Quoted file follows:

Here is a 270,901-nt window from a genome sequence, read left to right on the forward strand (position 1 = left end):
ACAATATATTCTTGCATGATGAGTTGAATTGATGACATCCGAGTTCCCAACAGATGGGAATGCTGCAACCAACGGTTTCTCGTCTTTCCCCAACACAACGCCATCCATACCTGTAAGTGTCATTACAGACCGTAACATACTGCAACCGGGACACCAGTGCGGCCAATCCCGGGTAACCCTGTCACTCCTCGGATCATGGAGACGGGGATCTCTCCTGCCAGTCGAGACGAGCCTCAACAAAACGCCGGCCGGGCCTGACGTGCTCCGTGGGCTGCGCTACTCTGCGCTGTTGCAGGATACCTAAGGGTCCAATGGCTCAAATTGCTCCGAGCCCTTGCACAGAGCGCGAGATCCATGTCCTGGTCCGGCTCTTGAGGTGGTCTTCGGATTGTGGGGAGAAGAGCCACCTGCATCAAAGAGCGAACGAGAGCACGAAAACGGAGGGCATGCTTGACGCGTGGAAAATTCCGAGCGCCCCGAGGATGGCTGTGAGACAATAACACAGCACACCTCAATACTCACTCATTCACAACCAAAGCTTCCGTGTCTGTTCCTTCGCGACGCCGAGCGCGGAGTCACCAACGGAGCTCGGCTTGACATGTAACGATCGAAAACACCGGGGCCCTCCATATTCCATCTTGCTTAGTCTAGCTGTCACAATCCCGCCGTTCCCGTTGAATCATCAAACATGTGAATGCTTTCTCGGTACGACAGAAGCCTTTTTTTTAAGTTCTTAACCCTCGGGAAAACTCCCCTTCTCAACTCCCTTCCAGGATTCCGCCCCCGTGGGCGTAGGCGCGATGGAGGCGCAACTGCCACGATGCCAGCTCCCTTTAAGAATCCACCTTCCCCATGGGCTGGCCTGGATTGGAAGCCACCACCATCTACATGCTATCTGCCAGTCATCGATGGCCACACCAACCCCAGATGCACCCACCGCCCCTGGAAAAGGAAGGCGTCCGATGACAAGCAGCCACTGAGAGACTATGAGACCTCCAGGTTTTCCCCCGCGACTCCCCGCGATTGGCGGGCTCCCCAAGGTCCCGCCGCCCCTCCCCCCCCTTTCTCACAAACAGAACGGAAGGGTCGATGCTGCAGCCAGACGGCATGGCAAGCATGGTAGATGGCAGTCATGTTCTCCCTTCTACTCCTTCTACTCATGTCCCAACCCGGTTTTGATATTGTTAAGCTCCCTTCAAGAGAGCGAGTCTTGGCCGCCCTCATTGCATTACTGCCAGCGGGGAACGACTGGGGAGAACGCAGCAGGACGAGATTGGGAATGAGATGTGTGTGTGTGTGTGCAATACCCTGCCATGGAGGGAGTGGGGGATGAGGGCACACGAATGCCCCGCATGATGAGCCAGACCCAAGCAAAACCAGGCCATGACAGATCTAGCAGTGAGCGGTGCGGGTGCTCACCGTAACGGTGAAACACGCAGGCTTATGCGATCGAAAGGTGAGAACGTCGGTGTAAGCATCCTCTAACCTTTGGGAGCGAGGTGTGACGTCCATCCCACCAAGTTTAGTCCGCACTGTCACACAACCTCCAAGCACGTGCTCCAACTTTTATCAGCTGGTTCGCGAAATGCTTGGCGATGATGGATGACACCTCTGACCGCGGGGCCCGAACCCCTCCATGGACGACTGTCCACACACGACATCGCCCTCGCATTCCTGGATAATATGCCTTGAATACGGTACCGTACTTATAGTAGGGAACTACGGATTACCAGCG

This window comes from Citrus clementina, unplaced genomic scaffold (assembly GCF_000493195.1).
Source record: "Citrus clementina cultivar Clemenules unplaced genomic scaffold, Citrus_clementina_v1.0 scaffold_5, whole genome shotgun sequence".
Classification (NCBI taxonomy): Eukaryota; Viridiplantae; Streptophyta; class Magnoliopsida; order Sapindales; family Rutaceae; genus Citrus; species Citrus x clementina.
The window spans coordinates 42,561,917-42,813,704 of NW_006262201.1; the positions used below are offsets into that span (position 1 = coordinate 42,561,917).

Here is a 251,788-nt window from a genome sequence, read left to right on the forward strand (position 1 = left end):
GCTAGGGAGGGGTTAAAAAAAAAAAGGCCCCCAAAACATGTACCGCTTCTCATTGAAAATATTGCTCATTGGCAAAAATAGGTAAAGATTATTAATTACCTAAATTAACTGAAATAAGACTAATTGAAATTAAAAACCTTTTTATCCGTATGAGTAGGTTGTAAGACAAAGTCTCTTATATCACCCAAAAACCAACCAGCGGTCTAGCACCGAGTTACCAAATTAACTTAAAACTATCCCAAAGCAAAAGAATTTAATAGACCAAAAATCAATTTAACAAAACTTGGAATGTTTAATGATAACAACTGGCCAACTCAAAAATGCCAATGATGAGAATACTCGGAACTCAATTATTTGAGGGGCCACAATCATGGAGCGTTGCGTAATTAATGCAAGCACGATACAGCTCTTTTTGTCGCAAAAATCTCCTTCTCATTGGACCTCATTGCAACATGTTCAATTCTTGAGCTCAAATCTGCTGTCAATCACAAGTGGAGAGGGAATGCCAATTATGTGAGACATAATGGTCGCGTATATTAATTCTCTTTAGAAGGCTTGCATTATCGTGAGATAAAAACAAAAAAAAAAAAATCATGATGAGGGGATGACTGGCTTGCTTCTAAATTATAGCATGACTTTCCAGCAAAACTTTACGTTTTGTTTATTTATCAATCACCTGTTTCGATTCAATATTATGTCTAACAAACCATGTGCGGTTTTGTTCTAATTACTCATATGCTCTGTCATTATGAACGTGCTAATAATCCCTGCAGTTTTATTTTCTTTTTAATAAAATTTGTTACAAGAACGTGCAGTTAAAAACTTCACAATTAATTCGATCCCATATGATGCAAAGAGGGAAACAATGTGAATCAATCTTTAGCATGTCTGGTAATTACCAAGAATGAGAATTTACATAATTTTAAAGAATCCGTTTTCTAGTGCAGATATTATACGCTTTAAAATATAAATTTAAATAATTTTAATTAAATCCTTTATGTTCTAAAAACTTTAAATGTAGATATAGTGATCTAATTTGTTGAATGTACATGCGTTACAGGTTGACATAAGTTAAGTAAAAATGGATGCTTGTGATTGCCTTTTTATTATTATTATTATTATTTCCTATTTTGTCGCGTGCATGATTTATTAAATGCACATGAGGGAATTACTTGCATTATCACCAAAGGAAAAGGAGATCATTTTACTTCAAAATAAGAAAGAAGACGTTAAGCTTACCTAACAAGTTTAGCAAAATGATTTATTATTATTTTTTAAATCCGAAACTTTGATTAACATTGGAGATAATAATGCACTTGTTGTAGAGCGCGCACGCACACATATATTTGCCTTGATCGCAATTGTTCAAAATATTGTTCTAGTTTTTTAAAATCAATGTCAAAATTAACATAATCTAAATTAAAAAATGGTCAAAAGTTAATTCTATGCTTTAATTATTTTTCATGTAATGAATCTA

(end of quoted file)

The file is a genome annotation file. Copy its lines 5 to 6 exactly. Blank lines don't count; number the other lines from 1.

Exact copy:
Classification (NCBI taxonomy): Eukaryota; Viridiplantae; Streptophyta; class Magnoliopsida; order Sapindales; family Rutaceae; genus Citrus; species Citrus x clementina.
The window spans coordinates 42,561,917-42,813,704 of NW_006262201.1; the positions used below are offsets into that span (position 1 = coordinate 42,561,917).